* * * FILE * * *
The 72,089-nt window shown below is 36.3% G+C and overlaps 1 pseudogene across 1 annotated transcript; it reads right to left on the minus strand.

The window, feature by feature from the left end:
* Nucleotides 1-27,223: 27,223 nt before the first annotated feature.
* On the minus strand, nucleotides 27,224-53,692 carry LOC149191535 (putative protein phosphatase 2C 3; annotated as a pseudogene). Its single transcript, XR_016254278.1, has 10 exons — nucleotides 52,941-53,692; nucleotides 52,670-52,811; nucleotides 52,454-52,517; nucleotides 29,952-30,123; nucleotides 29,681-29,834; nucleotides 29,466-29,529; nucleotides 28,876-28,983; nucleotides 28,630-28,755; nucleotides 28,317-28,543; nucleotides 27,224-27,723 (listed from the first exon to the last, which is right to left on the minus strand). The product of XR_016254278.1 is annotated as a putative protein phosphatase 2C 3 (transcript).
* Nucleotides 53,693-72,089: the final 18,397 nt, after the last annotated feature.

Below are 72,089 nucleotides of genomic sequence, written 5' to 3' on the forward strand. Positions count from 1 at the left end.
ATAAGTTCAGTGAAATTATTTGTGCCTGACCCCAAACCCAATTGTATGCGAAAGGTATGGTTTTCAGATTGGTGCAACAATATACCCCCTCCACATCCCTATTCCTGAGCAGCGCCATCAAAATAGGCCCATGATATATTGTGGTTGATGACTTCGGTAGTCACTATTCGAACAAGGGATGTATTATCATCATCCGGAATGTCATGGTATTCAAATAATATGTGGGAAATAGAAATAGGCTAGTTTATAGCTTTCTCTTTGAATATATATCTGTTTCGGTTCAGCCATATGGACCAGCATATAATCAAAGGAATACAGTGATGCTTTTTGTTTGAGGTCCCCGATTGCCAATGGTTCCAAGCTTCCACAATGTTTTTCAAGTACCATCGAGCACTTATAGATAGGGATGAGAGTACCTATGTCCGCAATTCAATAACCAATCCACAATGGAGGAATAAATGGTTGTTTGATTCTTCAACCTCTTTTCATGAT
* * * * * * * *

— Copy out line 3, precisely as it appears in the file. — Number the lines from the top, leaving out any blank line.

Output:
* Nucleotides 1-27,223: 27,223 nt before the first annotated feature.